Drew Barrymore has been dropped as host of the US National Book Awards after controversy about her TV show returning during the ongoing Hollywood strike.
Earlier this week, the talk show host and actress said the programme's return would be in line with strike rules.
But the show's writers were among those who picketed the studio in New York after it resumed filming.
On Tuesday, the National Book Foundation said it had rescinded her invitation to host Friday's ceremony.
"The National Book Awards is an evening dedicated to celebrating the power of literature, and the incomparable contributions of writers to our culture," it said in a statement.
"In light of the announcement that The Drew Barrymore Show will resume production, the National Book Foundation has rescinded Ms Barrymore's invitation to host the 74th National Book Awards Ceremony [in New York]."
'I own this choice'
National Book Foundation bosses had previously lauded her work championing books on her show.
The Writers Guild of America (WGA) has been on strike since the beginning of May over concerns about pay, conditions and the use of AI, with actors joining the writers in July.
At the start of the strike, Barrymore stepped down as host of the MTV Film and TV Awards in solidarity with the striking WGA members.
But the star said she made "the choice to come back for the first time in this strike for our show, that may have my name on it but this is bigger than just me".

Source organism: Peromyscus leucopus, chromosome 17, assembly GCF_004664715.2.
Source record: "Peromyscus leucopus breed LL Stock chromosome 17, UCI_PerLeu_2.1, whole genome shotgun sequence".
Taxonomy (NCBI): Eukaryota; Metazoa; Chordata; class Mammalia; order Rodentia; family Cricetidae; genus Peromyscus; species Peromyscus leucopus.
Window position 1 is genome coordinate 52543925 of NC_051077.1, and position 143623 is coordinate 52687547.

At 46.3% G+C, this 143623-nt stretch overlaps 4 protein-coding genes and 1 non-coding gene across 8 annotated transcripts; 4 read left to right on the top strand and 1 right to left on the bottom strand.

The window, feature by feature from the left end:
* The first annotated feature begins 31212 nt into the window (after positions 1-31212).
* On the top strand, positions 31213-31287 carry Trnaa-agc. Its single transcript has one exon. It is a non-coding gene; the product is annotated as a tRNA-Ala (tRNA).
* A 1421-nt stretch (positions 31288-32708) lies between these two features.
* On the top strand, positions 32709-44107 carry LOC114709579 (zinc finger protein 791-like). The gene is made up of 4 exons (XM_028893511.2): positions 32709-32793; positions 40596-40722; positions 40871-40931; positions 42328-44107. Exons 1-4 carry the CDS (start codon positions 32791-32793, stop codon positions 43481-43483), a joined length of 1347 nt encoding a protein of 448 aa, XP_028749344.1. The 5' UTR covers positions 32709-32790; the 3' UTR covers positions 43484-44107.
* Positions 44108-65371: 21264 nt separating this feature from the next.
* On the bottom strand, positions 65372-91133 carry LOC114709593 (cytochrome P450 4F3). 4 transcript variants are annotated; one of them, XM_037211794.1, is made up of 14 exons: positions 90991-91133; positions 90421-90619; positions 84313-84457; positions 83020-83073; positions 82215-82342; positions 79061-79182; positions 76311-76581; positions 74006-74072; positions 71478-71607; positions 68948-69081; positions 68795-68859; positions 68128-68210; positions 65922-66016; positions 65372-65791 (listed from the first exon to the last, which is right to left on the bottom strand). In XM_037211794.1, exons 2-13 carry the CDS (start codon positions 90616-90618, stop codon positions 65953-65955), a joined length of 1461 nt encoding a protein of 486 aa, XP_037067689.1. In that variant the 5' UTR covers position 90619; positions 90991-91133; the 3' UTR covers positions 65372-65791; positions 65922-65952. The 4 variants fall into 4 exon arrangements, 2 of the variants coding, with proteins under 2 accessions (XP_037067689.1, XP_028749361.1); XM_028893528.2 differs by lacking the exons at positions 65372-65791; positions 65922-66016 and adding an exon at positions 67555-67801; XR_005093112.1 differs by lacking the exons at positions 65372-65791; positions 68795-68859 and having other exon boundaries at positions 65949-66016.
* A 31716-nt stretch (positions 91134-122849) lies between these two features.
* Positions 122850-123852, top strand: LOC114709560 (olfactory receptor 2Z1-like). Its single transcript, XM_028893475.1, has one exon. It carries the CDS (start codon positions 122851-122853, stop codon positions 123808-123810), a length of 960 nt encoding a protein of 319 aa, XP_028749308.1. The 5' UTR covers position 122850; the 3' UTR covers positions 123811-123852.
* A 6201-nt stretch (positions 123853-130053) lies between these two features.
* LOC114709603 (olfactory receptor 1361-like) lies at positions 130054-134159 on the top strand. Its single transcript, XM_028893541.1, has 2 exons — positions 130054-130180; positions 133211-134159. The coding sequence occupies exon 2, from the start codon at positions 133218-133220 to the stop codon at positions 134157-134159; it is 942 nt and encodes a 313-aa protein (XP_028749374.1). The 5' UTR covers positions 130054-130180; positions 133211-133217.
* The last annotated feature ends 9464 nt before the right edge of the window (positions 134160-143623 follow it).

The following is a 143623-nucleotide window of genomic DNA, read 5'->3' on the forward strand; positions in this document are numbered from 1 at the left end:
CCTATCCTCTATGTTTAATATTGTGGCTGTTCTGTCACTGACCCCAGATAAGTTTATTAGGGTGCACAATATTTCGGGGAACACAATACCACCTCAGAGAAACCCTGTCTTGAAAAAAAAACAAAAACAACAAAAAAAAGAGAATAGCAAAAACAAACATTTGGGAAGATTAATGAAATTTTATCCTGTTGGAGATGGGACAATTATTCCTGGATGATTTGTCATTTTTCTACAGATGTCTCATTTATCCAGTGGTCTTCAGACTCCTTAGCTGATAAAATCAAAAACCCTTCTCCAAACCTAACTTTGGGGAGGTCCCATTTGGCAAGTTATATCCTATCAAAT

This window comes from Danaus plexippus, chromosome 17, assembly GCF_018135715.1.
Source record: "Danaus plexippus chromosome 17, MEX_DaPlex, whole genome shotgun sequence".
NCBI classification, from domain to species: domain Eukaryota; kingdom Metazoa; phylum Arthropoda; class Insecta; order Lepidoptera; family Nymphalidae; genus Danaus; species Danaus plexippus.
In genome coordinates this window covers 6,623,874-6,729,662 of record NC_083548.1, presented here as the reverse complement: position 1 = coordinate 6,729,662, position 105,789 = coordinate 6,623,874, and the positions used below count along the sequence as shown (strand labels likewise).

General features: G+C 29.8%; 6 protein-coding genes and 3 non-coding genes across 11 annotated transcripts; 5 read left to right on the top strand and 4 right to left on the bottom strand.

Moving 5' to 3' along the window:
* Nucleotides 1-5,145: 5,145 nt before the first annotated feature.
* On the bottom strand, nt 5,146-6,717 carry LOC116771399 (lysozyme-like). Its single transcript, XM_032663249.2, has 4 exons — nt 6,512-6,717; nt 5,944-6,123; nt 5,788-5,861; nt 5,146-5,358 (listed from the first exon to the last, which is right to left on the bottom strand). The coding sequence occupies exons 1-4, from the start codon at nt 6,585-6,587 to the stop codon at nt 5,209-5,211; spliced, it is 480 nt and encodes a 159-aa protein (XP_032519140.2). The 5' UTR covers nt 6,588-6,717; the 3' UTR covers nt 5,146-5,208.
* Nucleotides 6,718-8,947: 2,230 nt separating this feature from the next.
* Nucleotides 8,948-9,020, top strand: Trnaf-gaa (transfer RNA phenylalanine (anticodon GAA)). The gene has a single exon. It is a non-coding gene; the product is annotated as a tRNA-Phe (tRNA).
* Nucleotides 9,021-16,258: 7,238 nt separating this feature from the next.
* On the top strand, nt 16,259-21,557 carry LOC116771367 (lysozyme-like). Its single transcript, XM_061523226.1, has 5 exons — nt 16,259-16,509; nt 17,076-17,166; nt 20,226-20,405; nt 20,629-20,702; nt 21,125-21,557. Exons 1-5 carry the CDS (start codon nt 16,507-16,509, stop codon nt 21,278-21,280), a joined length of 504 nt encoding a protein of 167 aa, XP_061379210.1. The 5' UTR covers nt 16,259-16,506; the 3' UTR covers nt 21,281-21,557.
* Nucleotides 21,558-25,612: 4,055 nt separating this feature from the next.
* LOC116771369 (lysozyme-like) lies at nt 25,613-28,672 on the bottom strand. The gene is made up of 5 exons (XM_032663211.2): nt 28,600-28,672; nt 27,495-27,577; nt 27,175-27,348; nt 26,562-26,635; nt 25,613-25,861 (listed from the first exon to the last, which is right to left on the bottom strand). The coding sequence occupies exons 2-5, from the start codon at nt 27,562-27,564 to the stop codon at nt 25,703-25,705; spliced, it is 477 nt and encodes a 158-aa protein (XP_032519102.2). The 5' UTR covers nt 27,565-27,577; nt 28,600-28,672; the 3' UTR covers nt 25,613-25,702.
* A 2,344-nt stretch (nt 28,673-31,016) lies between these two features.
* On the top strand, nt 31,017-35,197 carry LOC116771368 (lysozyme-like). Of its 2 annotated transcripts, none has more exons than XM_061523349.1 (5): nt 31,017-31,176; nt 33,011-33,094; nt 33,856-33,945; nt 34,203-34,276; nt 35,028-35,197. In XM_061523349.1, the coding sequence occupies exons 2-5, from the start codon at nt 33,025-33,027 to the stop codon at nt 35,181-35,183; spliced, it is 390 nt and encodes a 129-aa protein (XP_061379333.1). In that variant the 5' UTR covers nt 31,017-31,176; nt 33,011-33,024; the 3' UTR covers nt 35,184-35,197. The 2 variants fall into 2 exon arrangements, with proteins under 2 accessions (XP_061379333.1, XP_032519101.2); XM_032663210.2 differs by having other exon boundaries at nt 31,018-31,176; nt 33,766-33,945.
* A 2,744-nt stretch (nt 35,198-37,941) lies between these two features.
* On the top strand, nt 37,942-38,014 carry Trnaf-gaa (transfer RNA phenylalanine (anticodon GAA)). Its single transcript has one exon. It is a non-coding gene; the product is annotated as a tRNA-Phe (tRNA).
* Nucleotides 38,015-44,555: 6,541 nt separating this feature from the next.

"I own this choice," she added, confirming the show would not break strike rules by promoting affected TV shows or films.
"I want to be there to provide what writers do so well, which is a way to bring us together or help us make sense of the human experience."
TV network CBS said her show "will not be performing any writing work covered by the WGA strike".
'Bigger than The Drew Barrymore Show'
The show, which is due to air again from 18 September, normally employs at least three writers who are members of the writers' guild, who demonstrated outside CBS Studios.
Speaking on the picket line, one of them, Chelsea White, said: "First and foremost, this is obviously way bigger than just The Drew Barrymore Show and writers.
"We are out here standing with our union and feeling great and excited always to stand with our union."
The writers' union said Barrymore's show was a "WGA covered, struck show that is planning to return without its writers".
It added: "The Guild has, and will continue to, picket struck shows that are in production during the strike. Any writing on The Drew Barrymore Show is in violation of WGA strike rules."
Variety noted that Barrymore's work as a performer on The Drew Barrymore Show is not a violation of current strike rules.
That's because the CBS show is covered by a different actors' contract than the one in dispute. The contract which covers talk shows, game shows, variety shows and soaps was renewed and ratified by union members last year.
The BBC has contacted Barrymore for comment.